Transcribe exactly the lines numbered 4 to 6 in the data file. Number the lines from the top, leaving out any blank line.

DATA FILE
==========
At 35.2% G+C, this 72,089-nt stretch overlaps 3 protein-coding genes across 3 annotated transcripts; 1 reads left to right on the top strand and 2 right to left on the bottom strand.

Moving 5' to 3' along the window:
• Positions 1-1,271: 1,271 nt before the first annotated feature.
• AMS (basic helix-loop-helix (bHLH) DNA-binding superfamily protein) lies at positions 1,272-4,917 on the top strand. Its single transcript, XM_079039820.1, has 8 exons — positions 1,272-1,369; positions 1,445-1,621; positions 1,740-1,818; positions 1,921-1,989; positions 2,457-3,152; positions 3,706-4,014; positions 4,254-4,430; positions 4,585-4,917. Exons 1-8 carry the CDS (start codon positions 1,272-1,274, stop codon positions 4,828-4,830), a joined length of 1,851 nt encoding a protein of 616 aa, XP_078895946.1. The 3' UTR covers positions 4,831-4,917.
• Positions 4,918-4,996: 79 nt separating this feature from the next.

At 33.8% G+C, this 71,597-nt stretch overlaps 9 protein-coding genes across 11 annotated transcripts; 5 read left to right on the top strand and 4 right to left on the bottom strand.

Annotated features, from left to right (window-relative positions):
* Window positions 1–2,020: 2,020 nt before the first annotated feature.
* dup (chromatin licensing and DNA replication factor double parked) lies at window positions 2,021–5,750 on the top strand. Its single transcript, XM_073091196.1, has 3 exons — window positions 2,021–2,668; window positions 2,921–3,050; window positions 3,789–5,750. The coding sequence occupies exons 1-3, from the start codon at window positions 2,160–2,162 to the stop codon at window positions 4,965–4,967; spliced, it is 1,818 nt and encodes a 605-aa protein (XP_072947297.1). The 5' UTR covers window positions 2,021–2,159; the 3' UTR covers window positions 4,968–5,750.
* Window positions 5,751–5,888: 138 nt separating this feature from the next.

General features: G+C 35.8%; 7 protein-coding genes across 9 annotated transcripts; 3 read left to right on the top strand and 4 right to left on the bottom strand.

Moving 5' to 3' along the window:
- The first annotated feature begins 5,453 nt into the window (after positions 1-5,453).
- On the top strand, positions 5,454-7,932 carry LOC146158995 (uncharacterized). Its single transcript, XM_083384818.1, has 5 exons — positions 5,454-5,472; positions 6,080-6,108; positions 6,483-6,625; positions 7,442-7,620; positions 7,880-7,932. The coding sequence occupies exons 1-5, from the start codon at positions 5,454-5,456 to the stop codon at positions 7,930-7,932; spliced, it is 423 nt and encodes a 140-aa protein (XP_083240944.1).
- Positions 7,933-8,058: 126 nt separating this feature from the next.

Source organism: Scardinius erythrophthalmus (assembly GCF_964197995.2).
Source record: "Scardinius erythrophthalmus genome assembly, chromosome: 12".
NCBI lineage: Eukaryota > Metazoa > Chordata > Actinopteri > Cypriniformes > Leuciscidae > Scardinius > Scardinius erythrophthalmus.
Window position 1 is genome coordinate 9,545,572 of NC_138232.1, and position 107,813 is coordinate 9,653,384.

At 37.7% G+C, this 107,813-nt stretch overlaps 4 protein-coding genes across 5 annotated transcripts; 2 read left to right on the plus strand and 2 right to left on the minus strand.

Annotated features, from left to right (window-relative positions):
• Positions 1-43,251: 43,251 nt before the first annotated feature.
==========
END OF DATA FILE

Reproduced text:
• AMS (basic helix-loop-helix (bHLH) DNA-binding superfamily protein) lies at positions 1,272-4,917 on the top strand. Its single transcript, XM_079039820.1, has 8 exons — positions 1,272-1,369; positions 1,445-1,621; positions 1,740-1,818; positions 1,921-1,989; positions 2,457-3,152; positions 3,706-4,014; positions 4,254-4,430; positions 4,585-4,917. Exons 1-8 carry the CDS (start codon positions 1,272-1,274, stop codon positions 4,828-4,830), a joined length of 1,851 nt encoding a protein of 616 aa, XP_078895946.1. The 3' UTR covers positions 4,831-4,917.
• Positions 4,918-4,996: 79 nt separating this feature from the next.

At 33.8% G+C, this 71,597-nt stretch overlaps 9 protein-coding genes across 11 annotated transcripts; 5 read left to right on the top strand and 4 right to left on the bottom strand.